Dainler and Geely will use combined R&D networks to work on a next generation petrol engine specified for hybrid applications to be produced at their powertrain factories in Europe and China - but most will be made in China

Dainler and Geely will use combined R&D networks to work on a next generation petrol engine specified for hybrid applications to be produced at their powertrain factories in Europe and China - but most will be made in China

A new joint venture between their parent companies will see Mercedes-Benz and Volvo Cars sharing hybrid powertrains. It is yet another strategic collaboration between global automotive players looking for cost savings in the face of ongoing industrial transformation, heavy investment demands and lost sales revenue caused by the Covid crisis.

Daimler and Geely Holding have announced plans to "collaborate on developing highly efficient powertrain systems for next generation hybrid vehicle applications". The cooperation is expected to see the pair work together on hybrid powertrains to "enhance their global competitiveness and create true economies of scale". Areas of potential cooperation include engineering, sourcing, 'industrialisation' and efficiency measures.

The pressure is on the whole automotive industry to embrace electrification – including Daimler and Mercedes-Benz cars. By 2030 Mercedes wants more than half of its passenger car sales to be comprised of plug-in hybrids or purely electric vehicles. Speed is of the essence. Industrial strategies that bear down on high development costs are needed.

Daimler, in particular, is eyeing huge savings as it sources more hybrid system four-cylinder engines from China.

This collaboration will see both parties make savings in next generation hybrid development costs as well as exploit large scale economies in manufacturing. Daimler, in particular, is eyeing huge savings as it sources more hybrid system four-cylinder engines from China.

Both groups said they saw efficient drivetrain technologies as central to the ongoing transformation of the automotive industry, and will accelerate the transition to emission free driving. Both will use global R&D networks to work together on a next generation petrol engine specified for hybrid applications to be produced at their powertrain factories in Europe and China which "could be utilised by Mercedes-Benz together with its established partners in China as well as the wider Geely Holding Group portfolio of brands including Volvo Cars".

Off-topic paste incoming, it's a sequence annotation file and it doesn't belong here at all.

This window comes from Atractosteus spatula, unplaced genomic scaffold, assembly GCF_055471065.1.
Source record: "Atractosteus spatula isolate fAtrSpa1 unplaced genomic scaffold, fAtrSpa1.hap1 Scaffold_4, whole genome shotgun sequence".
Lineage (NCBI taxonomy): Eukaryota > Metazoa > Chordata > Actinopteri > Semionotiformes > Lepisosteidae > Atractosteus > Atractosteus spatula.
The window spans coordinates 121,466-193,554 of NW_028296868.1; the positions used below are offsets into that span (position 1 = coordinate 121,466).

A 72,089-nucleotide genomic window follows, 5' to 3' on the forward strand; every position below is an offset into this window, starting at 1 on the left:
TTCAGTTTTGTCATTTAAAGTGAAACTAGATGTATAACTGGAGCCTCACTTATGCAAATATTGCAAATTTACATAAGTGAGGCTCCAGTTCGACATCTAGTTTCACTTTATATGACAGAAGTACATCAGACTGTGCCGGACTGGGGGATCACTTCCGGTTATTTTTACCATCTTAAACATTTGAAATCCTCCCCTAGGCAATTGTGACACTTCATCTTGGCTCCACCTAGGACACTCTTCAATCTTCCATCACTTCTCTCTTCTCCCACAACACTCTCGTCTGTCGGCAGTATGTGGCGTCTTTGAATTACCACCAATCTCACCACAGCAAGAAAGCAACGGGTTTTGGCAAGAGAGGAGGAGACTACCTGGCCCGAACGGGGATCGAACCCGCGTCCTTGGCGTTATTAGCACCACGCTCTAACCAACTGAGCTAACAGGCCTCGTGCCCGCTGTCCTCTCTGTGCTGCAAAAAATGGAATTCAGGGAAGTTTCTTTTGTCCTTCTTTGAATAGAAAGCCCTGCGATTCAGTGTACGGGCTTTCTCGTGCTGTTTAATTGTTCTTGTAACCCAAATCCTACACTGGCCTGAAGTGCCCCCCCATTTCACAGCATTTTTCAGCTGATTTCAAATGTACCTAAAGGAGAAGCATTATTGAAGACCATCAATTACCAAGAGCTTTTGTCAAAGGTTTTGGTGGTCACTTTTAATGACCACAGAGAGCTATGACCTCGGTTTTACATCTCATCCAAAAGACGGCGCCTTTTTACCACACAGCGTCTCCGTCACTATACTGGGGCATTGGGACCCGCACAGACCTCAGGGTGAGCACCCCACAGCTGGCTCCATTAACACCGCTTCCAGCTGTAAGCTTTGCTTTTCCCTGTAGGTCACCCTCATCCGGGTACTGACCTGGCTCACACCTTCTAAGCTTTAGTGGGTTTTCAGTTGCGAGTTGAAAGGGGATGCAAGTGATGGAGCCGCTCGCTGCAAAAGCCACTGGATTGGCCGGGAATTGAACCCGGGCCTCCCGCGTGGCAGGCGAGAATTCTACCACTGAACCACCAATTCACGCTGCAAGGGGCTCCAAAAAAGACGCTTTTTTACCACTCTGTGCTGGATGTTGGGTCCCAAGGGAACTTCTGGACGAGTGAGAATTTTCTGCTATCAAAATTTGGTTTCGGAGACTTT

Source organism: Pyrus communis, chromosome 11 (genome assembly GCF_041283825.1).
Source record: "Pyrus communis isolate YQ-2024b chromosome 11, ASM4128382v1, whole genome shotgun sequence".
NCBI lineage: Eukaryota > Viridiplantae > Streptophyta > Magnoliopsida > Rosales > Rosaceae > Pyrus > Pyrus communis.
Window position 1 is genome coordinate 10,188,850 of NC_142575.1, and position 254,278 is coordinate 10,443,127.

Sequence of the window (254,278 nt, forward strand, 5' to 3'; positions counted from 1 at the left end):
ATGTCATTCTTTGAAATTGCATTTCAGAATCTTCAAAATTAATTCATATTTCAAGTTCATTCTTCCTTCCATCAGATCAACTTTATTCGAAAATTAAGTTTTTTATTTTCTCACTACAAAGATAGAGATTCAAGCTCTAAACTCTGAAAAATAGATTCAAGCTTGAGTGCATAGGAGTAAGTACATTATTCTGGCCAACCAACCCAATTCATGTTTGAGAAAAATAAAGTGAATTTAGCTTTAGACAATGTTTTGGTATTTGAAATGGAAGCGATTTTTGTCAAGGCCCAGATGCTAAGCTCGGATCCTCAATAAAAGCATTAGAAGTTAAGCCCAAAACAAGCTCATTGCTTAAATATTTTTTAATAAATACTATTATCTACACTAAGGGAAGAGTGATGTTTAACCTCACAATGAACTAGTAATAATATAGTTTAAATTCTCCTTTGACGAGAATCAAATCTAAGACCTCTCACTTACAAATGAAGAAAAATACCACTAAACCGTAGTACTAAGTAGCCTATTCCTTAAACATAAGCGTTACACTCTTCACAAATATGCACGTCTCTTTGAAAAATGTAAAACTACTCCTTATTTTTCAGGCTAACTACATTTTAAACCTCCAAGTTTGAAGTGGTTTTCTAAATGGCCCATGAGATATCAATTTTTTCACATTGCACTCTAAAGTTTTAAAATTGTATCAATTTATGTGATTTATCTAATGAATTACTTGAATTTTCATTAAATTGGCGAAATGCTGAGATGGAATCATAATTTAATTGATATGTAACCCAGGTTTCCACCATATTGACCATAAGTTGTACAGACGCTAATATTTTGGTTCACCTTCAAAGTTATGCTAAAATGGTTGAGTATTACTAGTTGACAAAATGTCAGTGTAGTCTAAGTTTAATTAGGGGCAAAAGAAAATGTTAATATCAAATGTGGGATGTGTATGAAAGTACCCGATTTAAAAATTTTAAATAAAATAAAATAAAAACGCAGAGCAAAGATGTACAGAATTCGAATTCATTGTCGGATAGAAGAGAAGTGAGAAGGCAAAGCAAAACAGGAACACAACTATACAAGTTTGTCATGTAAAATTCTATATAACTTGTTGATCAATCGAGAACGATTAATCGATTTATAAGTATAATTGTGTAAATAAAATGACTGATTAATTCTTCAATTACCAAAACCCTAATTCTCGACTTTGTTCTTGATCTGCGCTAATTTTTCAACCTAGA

Daimler will gradually retool European factories for electric powertrain systems and that makes sense as electric cars start to take a much higher share of the global car market in the second half of this decade, with Europe's market leading the way. There could be uncomfortable consequences for the Unterturkheim and Kolleda plants in Germany that also make combustion engines but is likely to make far fewer in the future as Geely builds the vast majority of the four-cylinder hybrid system engines. Stuttgart will stress the long-term phased transition to electric (Unterturkheim will produce batteries for electric vehicles), but it could be a journey with bumps in the road.

The savings in cost, though, should be sizeable. Internal combustion engines can account for as much as 40% of the cost of a vehicle and producing a four-cylinder engine at high-volume at a plant in China allows unit costs to fall dramatically.

With this collaboration, Daimler can adjust its manufacturing and sourcing mix according to global demand by powertrain type to optimise on costs. We estimate that Daimler could achieve cost savings of up to EUR1,800 per vehicle on hybrid powertrains manufactured at very high volume and at low-cost in China.

Daimler investors will be cheered by the news, including Geely founder Li Shufu. When the bold entrepreneur took a 9.69% stake in Daimler in 2018, a few senior managers in Stuttgart were just a little rattled. Since then, China has consolidated its position as the global auto industry's largest market (while leading this year's post-Covid recovery) and Geely is a rapidly expanding star performer – not only in China, but with shrewd investments outside China, most notably in acquiring Volvo Cars. Geely is by far China's top privately-held OEM.

In 2020, Daimler's managers will be seeing Geely as a pretty good long-term strategic partner - especially for growth in China - as well as a convenient and low-cost manufacturing base for hybrid ICEs In short, Geely – whatever Li Shufu's ambitions – is a dynamic partner for Daimler that will bring value creating opportunities to the table, like this hybrid engines project.

DaimlerChrysler's bold formation and subsequent disintegration following a period of rising internal tensions between the respective merger partner factions seems a very long time ago. A lot has changed and even revered industrial elder giants such as Daimler cannot ignore that.

This article first appeared on GlobalData's research platform, the Automotive Intelligence Center